The NCCCR collects data on all cancers diagnosed in North Carolina. Tumor-specific data (through 2013) and all-cause and cancer-specific mortality (through August 2015) were obtained from NCCCR. Cancer type was obtained using the International Classification of Diseases for Oncology (ICD-O) codes and collapsed into broader cancer categories (eg, breast, lung, gastrointestinal). The date of cancer diagnosis and staging information according to the AJCC 6th Edition was also obtained.

Frailty Measure

We developed the Carolina Frailty Index (CFI) using the CSR cancer-specific GA based on the principles of deficit accumulation originally described by Rockwood et al.1 Our framework for creating the frailty index from CSR data was previously described by Searle et al.12 To create our CFI, we selected variables from the GA that were generally known to be associated with health status and that increased in frequency with aging. In addition, as previously reported by Searle et al,12 variables in the frailty index need to cover multiple geriatric domains, and the index needs to include 30 to 40 variables to accurately predict outcomes of clinical interest. Using this methodology, we identified 36 variables from the GA for our CFI, with a focus on patient-reported single-item questions concerning IADLs, physical function, comorbidities, number of daily medications, vision, hearing, nutrition, mental health, and social activity.15 In addition, we included an objective measure of physical function (Timed Up and Go test)22 and cognition (Blessed Orientation-Memory-Concentration test),23 originally assessed by a trained clinical research assistant. Each variable in the CFI was scored from 0 to 1, with a higher score indicating the presence of a health deficit (Table 1).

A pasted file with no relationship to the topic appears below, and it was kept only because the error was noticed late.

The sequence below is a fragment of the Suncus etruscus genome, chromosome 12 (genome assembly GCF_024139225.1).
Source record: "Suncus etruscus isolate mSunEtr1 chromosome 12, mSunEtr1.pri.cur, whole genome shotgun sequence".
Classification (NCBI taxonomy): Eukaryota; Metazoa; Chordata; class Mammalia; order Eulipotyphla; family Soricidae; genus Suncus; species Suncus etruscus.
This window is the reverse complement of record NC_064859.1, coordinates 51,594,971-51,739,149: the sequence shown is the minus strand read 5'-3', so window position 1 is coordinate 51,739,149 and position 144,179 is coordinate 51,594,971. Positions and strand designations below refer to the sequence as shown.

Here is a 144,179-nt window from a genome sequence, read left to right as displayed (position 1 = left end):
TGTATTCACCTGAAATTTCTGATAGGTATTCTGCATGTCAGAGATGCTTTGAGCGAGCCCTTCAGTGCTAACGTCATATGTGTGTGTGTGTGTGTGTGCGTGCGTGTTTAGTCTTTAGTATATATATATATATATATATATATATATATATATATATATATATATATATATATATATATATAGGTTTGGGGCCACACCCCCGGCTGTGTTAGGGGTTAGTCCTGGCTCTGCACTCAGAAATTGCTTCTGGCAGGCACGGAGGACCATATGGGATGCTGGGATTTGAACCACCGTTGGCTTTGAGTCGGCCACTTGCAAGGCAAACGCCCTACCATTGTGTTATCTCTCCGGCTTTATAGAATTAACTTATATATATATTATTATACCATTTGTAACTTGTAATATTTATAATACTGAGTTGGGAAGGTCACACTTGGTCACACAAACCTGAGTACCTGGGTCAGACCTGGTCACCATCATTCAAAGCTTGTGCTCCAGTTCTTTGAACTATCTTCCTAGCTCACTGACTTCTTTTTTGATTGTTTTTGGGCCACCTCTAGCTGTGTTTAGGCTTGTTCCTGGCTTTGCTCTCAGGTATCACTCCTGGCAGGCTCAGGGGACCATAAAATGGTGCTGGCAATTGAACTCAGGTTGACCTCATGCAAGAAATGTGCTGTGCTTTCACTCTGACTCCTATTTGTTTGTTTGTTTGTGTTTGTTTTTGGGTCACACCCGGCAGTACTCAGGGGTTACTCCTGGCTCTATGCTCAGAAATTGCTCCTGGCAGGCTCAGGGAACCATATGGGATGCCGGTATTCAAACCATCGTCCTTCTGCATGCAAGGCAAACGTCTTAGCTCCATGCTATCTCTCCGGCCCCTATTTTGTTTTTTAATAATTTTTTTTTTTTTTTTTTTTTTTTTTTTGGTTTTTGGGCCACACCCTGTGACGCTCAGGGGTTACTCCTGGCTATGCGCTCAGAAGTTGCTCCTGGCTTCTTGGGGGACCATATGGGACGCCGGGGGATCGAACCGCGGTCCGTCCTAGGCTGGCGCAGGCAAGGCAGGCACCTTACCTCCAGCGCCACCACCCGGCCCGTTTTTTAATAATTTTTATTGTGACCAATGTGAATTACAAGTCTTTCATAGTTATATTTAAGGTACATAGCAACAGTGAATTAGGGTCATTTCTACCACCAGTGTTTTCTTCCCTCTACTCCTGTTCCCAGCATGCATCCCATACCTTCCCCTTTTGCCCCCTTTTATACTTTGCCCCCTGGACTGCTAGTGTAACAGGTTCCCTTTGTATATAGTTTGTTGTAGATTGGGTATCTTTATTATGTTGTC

Participants who reported <18 of the 36 variables in the CFI (n=7; 1%) were excluded from this analysis. Of the remaining 546 patients, 96% reported >32 variables. Scores were calculated by summing the number of positive responses and dividing by the total number of items completed to obtain a final score between 0 and 1. For patients with missing variables, the total number of variables completed was used as the denominator. CFI scores were categorized as robust (0–0.2), pre-frail (0.2–0.35), and frail (>0.35).

Primary Outcome

The primary outcome for the predictive validity analysis was all-cause mortality assessed after the date of GA completion. The NCCCR obtains mortality data through annual linking to the National Death Index, Social Security Death Index, and North Carolina State Center for Vital Statistics using name, date of birth, and social security number. As a secondary outcome, we also evaluated the CFI's ability to predict cancer-specific mortality, recorded as the primary cause of death on the state death certificate.

Statistical Analysis

Descriptive statistics are provided in Table 2 for the entire sample and subdivided by frailty status

Table 1.

Carolina Frailty Index Variables and Scoring

Table 1.
Table 1.
Table 1.
(robust, pre-frail, and frail). In addition to evaluating the entire cohort, we also preplanned a subgroup analysis to evaluate patients who completed the GA within 90 days of their cancer diagnosis (incident cancer group). Differences between frailty groups were evaluated using analysis of variance for age and chi-square tests for categorical measures. The Kaplan-Meier method was used to estimate overall survival (OS) and cancer-specific survival from the date of GA completion, and log-rank tests were used to compare survival between frailty groups. A sensitivity analysis was completed to evaluate the relationship of the CFI with all-cause mortality only for those patients with no missing data. Multivariable Cox proportional hazards regression models were used to evaluate the association between frailty and all-cause mortality after controlling for covariates of age, sex, cancer stage and type, and number of medical comorbidities. All analyses were conducted using SAS v9.4 statistical software (Cary, NC).